A case of neonatal-onset autoinflammatory syndrome with a de novo PSMB9 mutation resembling Nakajo-Nishimura syndrome
© Kinjo et al. 2015
Published: 28 September 2015
We report a case of neonatal-onset autoinflammatory syndrome that resembles Nakajo-Nishimura syndrome (NNS), a rare autoinflammatory syndrome caused by a homozygous PSMB8 mutation. The patient is a 7-year-old boy who demonstrated clinical findings that differ from those of typical NNS.
Exudative erythemas on his face, trunk, and extremities developed 2 weeks after birth. At 1 month of age, the patient developed fever, elevated serum C-reactive protein levels, and elevated hepatic amino transferase levels. A febrile convulsion caused basal ganglia calcification at 4 months of age. Severe pulmonary arterial hypertension of unknown origin (NT-proBNP 33,445 pg/mL) was diagnosed at 7 months of age. These symptoms improved after administration of bozentan and ambrisentan, which are endothelin receptor antagonists. At 9 months of age, he developed heliotrope rash, edematous erythema on his extremities, and myositis with elevated serum creatine kinase levels (16,000 IU/L). Antinuclear antibodies, as well as anti-Jo-1 and anti-DNA antibodies, were negative. Skin and muscle biopsies revealed massive cellular inflammation, consisting primarily of lymphocytes and monocytic cells, located in the epidermis and between muscle fibers with fat tissue necrosis in the subcutis. Concomitant degeneration and regeneration of muscle fibers occurred and resulted in moderate variations in the fiber size.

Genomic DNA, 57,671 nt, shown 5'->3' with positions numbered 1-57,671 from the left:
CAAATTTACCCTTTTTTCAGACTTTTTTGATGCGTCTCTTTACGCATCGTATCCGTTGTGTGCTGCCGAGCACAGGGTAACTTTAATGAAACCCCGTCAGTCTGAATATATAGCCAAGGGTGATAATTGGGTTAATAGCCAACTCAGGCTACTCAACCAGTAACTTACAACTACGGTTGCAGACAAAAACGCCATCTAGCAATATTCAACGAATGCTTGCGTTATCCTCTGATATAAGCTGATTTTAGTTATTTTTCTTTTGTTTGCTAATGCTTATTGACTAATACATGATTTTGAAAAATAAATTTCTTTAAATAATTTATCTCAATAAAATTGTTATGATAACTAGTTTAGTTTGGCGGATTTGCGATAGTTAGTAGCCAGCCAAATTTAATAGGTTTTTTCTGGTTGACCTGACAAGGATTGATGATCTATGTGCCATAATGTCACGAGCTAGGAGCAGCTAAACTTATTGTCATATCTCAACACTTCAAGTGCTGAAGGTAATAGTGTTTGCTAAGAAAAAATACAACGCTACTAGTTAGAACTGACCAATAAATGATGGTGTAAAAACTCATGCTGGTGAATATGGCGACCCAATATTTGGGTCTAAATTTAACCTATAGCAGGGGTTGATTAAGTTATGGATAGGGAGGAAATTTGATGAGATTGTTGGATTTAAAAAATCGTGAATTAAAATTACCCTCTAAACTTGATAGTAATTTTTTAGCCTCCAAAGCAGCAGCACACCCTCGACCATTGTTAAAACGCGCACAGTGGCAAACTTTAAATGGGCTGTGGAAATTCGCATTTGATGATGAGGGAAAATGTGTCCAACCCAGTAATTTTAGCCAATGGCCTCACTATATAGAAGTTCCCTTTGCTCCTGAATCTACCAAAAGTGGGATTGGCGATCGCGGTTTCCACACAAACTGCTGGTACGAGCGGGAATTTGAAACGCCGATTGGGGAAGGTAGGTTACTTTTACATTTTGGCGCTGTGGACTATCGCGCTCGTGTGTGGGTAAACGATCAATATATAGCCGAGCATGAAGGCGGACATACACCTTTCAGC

These results initially led to a diagnosis of juvenile dermatomyositis. His symptoms temporarily improved with corticosteroid treatment but recurred periodically. Administration of systemic agents such as azathioprine, methotrexate, cyclosporine, cyclophosphamide, mycophenolate mofetil, and intravenous immunoglobulins did not lead to remission.
Hepatosplenomegaly and liver cirrhosis due to pulmonary arterial hypertension induced portal hypertension beginning at age 6. The serum levels of interleukin (IL)-1β (28 pg/mL), IL-6 (84.3 pg/mL), TNFα (21.6 pg/mL), IL-18 (595 pg/mL), and IFN-γ (7.0 IU/mL) were all increased during the periodic recurrences. These periodic symptoms were refractory to several immunosuppressive agents, which suggested an autoinflammatory syndrome. Although presence of fever, erythemas, basal ganglia calcification and hepatosplenomegaly suggested NNS, some of the characteristic symptoms of NNS, such as lipomuscular atrophy in the upper body and long clubbed fingers with joint contractures, did not occur in this patient.
Since no significant mutations had been detected in the NLRP3, NOD2, MEFV, MVK, TNFRSF1A, and PSMB8 genes, whole exome sequencing of the patient and his parents was performed and a novel de novo heterozygous mutation has been identified in PSMB9, encoding the immunoproteasome subunit beta1i, in the patient. Our case might represent a novel proteasome-associated autoinflammatory syndrome similar to but distinct from NNS, in which a heterozygous mutation of the PSMB9 gene is responsible.
Written informated consent for publication of their clinical details was obtained from the patient/parent/guardian/relative of the patient.
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